Q: It’s annual enrollment time, and my employer is now offering a health insurance plan with a $3,500 deductible and otherwise similar benefits as an alternative to our conventional HMO health plan. Our family is a bit nervous about coming up with this money, but the new plan will reduce my annual premiums by $2,000. And my employer will contribute $1,000 to my HSA account. What do you recommend I do?
Medical Insurance Is Killing Me
$ ?s by Matthew Illian, CFP®
Dear Medical Insurance Is Killing Me,
The transition from a conventional health insurance plan to a Health Savings Account (HSA) and high deductible health plan is an eye-opening experience. One of every 10 patients in the United States consumes 69% of the health-care costs. The other nine would benefit from an HSA, and you may be one of them.
I applaud your employers for contributing some of their cost savings from the high deductible insurance to add to your HSA. This is how it works. An HSA is a tax-free savings account that you can use for qualified health-care-related expenses. You can use this money to make co-pays, buy aspirin or pay a doctor’s bill. And like any other bank account, HSAs come complete with debit cards and/or checks. To qualify for an HSA, you must be enrolled in a high deductible health plan (HDHP). An HDHP covers preventive health care-–like immunizations for the kids and annual checkups-–but all other expenses are subject to the high deductible.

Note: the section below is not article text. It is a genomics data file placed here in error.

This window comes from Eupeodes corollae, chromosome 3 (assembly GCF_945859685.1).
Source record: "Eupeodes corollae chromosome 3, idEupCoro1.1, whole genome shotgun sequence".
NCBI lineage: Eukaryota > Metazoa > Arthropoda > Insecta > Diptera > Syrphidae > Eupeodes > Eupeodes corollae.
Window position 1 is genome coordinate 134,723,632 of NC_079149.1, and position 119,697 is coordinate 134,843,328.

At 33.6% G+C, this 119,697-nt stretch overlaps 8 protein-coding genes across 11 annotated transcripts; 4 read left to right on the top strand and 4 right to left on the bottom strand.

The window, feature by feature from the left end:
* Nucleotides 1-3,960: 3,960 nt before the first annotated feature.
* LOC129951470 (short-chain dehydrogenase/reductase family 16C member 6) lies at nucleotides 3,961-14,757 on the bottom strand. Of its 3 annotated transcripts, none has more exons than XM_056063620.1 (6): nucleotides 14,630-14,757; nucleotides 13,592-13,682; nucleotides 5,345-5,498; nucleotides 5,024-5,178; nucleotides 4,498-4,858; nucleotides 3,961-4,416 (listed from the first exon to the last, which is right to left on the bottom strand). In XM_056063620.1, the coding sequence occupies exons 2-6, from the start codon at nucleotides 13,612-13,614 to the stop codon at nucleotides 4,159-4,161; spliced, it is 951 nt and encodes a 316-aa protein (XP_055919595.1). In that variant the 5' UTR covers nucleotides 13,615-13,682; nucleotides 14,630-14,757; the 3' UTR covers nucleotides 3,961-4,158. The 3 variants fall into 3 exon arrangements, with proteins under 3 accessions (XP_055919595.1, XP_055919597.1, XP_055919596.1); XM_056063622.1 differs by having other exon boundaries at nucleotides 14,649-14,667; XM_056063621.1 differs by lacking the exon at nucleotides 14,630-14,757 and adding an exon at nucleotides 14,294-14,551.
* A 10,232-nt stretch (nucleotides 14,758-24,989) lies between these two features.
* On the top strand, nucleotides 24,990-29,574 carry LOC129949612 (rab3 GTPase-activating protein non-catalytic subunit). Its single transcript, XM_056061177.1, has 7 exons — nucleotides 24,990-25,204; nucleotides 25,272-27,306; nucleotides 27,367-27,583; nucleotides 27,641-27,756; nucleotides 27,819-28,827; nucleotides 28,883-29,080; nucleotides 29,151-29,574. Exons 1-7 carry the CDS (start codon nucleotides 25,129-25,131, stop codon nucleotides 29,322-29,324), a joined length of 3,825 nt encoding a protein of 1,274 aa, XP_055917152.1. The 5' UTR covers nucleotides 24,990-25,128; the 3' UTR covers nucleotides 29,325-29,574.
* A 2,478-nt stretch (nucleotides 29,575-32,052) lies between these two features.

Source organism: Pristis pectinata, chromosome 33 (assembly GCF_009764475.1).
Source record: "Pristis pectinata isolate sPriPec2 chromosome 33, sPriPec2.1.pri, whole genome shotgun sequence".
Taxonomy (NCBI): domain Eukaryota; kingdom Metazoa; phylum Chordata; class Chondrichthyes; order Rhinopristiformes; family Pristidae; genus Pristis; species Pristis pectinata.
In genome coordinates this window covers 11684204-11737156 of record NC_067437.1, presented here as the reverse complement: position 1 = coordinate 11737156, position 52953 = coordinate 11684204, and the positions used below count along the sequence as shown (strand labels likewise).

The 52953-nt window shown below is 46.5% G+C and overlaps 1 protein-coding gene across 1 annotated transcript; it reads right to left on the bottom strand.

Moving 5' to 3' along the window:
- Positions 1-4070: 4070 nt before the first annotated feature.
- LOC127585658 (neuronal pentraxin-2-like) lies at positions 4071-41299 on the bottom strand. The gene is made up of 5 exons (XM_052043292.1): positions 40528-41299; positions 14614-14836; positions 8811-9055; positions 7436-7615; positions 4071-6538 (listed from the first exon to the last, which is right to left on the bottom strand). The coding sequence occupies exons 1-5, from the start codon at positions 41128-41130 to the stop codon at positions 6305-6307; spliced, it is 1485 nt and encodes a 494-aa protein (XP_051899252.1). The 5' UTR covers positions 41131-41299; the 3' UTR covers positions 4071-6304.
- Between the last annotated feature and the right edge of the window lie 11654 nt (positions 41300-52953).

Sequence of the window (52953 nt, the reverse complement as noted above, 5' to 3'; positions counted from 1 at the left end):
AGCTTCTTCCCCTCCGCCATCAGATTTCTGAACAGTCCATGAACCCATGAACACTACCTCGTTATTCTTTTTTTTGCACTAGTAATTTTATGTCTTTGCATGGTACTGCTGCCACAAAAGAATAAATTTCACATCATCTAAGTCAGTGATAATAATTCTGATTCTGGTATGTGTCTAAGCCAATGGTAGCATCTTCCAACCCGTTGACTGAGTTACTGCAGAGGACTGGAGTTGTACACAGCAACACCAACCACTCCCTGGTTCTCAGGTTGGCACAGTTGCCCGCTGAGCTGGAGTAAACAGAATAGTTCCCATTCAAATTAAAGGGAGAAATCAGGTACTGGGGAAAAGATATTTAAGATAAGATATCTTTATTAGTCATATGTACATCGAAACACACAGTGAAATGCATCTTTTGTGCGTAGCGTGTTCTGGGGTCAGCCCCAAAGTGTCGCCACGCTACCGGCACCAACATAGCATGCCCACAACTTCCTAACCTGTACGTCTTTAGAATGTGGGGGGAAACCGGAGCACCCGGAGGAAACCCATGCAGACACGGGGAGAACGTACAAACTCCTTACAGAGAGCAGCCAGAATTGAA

I only recommend that you make the change if you have the discipline to put at least the $2,000 in annual premium savings into your HSA account. Including your employer contribution, you will then have $3,000 in your HSA. The first year of using an HSA and HDHP is the most challenging. You can solve the potential cash flow problem if you are able to fund the HSA up to the amount of your deductible in the beginning of the year. That way you’ll know you have the money to cover any large expenses. In following years, studies show that two thirds of accounts have funds left over, which will help cover any gaps.
I would not recommend making the switch if you aware of any large upcoming health expenses. The breakeven point in your situation is approximately $3,000. Spend less than this, and you’re better off with the HSA. If you have been putting off any major medical procedures, get those done before you make the switch. As you can see, HSAs are a big benefit for those who lead healthy lifestyles and stay out of the emergency room.
Even better, think of your HSA as a retirement savings vehicle, and plan to save the maximum deductible. Health-care costs, as a percentage of a retirees’ income, is expanding rapidly. You’ll be happy to have a pot of tax-free money to cover those costs. Additionally, families can get a federal tax deduction for HSA contributions up to $6,250 in 2012 ($3,100 for individuals). In your case, you are only eligible to deduct a total of $5,250 because your employer will be contributing $1,000 to your account.
HSAs and HDHPs create a financial incentive to spend your health-care dollars wisely. My wife and I saved thousands by shopping around for a cost-effective imaging center to perform an ultrasound during her pregnancy. And because HDHP participants are more likely to track their expenditures, these plans historically have lower cost and inflation adjustments year over year. So you can expect that your monthly premiums will rise but more slowly than those using conventional health plans.
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